Regulation of organ size: Insights from the Drosophila Hippo signaling pathway

Authors

  • Madhuri Kango-Singh,

    Corresponding author
    1. Division of Basic Sciences, Mercer University School of Medicine, Macon Georgia
    • Division of Basic Sciences, Box 173, West 97, Mercer University School of Medicine, 1550 College Street, Macon, GA 31207
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  • Amit Singh

    Corresponding author
    1. Department of Biology, University of Dayton, Dayton Ohio
    2. Center for Tissue Regeneration and Engineering at Dayton (TREND), University of Dayton, Dayton, Ohio
    • Department of Biology, Center for Tissue Regeneration & Engineering at Dayton (TREND), University of Dayton, 300 College Park, Dayton, OH 45469
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Abstract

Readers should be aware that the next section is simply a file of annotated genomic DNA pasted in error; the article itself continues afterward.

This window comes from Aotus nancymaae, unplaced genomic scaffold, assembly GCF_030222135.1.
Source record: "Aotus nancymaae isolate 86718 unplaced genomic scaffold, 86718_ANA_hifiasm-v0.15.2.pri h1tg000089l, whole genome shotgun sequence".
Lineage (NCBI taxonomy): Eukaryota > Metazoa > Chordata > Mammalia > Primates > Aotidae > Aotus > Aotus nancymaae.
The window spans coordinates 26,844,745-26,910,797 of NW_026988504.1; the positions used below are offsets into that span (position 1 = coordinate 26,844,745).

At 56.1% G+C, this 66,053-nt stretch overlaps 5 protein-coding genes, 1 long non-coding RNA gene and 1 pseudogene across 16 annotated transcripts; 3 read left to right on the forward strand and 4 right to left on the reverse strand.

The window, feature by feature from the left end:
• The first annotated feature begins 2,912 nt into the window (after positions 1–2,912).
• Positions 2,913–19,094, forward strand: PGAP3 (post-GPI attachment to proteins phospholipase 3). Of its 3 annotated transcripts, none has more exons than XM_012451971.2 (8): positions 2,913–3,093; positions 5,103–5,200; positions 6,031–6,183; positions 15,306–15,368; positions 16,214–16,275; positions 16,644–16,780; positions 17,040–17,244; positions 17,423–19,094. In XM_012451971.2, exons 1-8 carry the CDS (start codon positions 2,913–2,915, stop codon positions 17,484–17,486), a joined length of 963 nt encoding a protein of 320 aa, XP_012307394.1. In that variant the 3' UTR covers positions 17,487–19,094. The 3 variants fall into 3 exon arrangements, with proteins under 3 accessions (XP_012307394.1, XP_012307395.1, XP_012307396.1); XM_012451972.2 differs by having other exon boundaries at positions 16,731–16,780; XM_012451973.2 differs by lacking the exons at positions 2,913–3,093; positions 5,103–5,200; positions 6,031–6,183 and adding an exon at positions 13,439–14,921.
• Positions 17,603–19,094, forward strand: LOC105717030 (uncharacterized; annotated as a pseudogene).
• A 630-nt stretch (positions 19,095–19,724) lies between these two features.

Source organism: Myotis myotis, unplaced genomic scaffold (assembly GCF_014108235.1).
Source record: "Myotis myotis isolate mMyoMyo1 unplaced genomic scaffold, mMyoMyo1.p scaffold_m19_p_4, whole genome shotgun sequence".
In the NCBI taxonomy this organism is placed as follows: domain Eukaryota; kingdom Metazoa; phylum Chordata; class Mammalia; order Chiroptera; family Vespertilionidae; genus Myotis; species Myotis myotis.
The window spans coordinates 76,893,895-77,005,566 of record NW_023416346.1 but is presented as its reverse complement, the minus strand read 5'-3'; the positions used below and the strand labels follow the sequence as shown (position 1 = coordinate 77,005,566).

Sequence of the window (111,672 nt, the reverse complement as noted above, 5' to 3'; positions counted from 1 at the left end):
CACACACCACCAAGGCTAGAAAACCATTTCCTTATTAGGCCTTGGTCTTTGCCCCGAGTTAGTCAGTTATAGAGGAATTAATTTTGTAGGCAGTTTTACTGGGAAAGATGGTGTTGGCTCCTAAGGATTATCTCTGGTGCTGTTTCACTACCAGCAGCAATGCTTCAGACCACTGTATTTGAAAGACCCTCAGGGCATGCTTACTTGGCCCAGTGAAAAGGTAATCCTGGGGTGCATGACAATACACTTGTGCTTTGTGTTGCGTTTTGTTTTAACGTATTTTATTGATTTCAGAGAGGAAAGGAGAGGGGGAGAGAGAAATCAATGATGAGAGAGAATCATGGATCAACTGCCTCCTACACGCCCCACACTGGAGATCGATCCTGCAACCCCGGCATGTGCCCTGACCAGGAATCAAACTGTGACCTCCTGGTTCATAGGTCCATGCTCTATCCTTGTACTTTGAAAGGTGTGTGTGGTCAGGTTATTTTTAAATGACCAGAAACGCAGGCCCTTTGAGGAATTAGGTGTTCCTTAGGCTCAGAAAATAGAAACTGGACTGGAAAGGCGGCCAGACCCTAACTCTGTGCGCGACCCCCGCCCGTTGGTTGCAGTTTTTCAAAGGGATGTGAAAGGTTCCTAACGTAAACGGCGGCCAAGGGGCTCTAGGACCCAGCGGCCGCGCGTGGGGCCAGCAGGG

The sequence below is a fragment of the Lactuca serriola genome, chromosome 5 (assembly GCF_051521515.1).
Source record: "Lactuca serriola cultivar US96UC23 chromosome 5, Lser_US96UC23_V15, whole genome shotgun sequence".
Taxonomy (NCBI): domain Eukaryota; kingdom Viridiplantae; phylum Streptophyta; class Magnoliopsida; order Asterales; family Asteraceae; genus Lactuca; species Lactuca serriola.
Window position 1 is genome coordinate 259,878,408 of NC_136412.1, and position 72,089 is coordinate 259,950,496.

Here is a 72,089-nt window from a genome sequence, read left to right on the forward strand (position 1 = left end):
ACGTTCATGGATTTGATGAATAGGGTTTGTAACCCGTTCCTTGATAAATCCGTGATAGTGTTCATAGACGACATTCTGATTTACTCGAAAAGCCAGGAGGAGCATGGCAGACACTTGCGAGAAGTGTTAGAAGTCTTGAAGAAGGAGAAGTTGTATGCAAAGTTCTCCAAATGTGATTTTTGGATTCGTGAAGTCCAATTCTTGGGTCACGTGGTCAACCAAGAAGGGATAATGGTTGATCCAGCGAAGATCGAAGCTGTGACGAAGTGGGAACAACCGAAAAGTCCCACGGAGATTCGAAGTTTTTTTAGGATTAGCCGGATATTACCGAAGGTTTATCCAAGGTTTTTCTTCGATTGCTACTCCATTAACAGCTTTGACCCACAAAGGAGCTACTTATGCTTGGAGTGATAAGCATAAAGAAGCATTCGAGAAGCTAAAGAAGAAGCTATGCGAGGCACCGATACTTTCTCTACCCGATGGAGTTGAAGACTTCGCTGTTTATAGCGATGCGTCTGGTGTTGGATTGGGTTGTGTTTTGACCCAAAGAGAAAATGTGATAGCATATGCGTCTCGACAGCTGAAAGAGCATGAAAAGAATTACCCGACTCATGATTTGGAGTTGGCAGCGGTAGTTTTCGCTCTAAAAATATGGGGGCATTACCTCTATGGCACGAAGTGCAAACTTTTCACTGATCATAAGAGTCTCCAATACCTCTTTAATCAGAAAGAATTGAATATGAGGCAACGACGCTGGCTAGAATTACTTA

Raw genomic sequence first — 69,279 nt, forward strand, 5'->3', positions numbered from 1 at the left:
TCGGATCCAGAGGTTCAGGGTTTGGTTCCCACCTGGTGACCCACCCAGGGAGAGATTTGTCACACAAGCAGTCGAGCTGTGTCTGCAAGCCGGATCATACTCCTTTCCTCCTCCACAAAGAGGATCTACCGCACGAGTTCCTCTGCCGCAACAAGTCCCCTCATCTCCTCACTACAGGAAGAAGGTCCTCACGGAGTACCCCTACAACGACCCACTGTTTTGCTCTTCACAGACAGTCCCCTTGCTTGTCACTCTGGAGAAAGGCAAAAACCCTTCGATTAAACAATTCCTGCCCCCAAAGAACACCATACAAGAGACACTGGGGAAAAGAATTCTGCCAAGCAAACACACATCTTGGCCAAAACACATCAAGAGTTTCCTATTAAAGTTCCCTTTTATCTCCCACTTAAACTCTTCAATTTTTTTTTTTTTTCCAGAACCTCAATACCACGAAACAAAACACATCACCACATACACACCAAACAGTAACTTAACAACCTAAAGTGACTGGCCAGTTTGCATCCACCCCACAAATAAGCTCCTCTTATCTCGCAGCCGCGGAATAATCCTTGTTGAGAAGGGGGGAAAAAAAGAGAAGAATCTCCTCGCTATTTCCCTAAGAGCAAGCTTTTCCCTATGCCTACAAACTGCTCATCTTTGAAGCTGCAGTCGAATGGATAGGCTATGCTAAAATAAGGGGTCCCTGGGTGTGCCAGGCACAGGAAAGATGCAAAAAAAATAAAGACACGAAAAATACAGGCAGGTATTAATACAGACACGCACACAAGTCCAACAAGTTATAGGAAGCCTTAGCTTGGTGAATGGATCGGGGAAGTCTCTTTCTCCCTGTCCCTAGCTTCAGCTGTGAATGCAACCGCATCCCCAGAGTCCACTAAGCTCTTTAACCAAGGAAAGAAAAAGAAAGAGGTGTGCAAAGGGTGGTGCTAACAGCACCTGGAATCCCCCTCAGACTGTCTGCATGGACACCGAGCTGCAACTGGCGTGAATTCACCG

Organ size control is a fundamental and core process of development of all multicellular organisms. One important facet of organ size control is the regulation of cell proliferation and cell death. Here we address the question, What are the developmental mechanisms that control intrinsic organ size? In several multicellular animals including humans and flies, organs develop according to an instructive model where proliferation is regulated by extracellular signals. However, the signals that regulate proliferation (and organ size) remain poorly understood. Recent data from flies have shed some light on the molecular mechanisms that regulate growth and size of organs. In this review, we will briefly discuss classic studies that revealed the mysteries of growth regulation. We will then focus on the recent findings from the Drosophila Hippo signaling pathway and its role in the regulation of organ size. Finally, we will discuss the mammalian Hippo pathway, and its implications in regulation of growth/proliferation during development and disease. Developmental Dynamics 238:1627–1637, 2009. © 2009 Wiley-Liss, Inc.

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